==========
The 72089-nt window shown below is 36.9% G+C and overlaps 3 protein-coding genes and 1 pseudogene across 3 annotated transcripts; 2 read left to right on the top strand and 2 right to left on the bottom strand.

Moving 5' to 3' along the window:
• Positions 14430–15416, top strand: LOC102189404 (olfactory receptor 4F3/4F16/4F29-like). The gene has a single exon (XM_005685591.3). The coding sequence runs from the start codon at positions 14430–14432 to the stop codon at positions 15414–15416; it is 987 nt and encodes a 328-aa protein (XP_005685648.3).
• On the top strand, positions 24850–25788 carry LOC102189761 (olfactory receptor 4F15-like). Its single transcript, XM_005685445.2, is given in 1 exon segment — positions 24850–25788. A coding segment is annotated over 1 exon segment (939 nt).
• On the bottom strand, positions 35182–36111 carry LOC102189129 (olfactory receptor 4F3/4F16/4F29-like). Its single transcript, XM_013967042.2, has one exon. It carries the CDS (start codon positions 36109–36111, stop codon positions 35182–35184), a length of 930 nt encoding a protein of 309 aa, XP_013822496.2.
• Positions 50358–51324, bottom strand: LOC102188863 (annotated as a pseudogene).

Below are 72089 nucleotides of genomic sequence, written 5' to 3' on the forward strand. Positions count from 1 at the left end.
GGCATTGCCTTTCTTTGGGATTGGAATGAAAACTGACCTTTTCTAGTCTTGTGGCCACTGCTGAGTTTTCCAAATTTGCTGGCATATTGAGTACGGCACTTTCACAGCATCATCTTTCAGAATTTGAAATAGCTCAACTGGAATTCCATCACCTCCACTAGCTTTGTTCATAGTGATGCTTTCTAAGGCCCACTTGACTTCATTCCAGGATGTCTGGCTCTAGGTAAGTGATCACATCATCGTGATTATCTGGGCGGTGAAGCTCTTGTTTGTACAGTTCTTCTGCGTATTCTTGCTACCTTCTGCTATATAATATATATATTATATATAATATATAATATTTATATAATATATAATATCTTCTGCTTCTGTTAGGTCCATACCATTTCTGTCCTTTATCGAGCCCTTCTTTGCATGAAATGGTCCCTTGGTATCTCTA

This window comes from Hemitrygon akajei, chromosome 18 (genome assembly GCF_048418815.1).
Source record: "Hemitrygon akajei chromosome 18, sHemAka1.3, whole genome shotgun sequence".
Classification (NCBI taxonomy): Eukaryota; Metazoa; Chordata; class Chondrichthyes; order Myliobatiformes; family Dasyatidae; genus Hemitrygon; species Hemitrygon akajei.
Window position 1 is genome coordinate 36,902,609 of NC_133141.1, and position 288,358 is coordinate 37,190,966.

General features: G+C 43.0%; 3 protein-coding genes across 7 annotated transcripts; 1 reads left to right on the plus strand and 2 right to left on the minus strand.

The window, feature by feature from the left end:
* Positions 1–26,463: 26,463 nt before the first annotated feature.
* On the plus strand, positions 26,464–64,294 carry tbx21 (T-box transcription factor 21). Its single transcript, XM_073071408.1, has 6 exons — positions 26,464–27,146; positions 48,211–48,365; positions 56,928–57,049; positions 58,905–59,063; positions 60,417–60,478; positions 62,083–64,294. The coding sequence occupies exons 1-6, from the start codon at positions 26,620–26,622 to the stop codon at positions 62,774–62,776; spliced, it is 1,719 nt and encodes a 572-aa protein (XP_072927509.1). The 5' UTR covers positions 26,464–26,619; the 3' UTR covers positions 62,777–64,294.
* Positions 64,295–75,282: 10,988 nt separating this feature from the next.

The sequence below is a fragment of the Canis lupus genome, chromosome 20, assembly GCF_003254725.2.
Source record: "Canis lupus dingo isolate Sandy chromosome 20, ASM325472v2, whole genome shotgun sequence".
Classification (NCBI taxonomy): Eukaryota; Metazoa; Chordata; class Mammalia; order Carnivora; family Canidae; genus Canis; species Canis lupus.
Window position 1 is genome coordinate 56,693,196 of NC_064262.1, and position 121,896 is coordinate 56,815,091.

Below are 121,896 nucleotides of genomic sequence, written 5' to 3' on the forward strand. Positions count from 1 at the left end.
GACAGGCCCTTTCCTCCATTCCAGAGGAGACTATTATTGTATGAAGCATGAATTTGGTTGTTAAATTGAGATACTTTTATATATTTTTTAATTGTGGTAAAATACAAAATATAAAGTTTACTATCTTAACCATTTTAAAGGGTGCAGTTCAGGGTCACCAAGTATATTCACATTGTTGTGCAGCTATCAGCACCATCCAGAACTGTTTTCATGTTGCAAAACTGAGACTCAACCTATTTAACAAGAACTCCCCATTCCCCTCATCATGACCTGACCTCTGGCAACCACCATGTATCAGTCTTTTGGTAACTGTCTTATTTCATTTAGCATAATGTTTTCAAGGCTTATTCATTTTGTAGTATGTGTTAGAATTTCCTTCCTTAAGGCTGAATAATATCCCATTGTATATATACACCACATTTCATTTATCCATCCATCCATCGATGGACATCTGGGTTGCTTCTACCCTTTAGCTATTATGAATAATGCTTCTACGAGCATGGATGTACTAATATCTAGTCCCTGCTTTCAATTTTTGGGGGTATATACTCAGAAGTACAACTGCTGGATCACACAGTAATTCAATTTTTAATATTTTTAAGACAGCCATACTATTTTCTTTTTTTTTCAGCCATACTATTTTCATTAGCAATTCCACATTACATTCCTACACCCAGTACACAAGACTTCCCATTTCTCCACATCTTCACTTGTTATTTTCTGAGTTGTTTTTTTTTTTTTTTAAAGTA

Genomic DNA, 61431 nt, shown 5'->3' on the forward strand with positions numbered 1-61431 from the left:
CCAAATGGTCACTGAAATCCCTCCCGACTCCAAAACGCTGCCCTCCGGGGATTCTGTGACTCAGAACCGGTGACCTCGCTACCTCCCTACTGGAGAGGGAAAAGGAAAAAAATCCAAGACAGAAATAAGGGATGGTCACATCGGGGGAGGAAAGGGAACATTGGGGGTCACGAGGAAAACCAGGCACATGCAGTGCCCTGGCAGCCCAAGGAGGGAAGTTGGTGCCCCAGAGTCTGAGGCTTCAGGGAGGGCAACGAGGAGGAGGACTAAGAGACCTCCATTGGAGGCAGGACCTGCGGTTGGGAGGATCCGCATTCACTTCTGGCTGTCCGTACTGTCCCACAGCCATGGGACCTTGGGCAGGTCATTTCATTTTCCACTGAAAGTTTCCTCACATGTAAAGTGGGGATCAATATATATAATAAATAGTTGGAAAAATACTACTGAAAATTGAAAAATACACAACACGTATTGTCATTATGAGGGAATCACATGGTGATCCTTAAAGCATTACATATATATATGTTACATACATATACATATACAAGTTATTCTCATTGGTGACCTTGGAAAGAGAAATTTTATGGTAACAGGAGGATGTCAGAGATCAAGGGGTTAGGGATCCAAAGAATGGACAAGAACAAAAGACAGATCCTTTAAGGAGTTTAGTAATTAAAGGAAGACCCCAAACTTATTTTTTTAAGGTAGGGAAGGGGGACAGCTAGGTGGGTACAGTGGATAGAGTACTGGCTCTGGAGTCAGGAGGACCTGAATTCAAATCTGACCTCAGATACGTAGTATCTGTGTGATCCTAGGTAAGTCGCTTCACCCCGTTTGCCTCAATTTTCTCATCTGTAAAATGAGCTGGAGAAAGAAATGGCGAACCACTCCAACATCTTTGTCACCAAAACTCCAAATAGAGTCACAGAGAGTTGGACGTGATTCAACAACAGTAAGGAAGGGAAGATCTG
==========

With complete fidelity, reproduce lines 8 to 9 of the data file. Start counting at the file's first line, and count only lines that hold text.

GGCATTGCCTTTCTTTGGGATTGGAATGAAAACTGACCTTTTCTAGTCTTGTGGCCACTGCTGAGTTTTCCAAATTTGCTGGCATATTGAGTACGGCACTTTCACAGCATCATCTTTCAGAATTTGAAATAGCTCAACTGGAATTCCATCACCTCCACTAGCTTTGTTCATAGTGATGCTTTCTAAGGCCCACTTGACTTCATTCCAGGATGTCTGGCTCTAGGTAAGTGATCACATCATCGTGATTATCTGGGCGGTGAAGCTCTTGTTTGTACAGTTCTTCTGCGTATTCTTGCTACCTTCTGCTATATAATATATATATTATATATAATATATAATATTTATATAATATATAATATCTTCTGCTTCTGTTAGGTCCATACCATTTCTGTCCTTTATCGAGCCCTTCTTTGCATGAAATGGTCCCTTGGTATCTCTA

This window comes from Hemitrygon akajei, chromosome 18 (genome assembly GCF_048418815.1).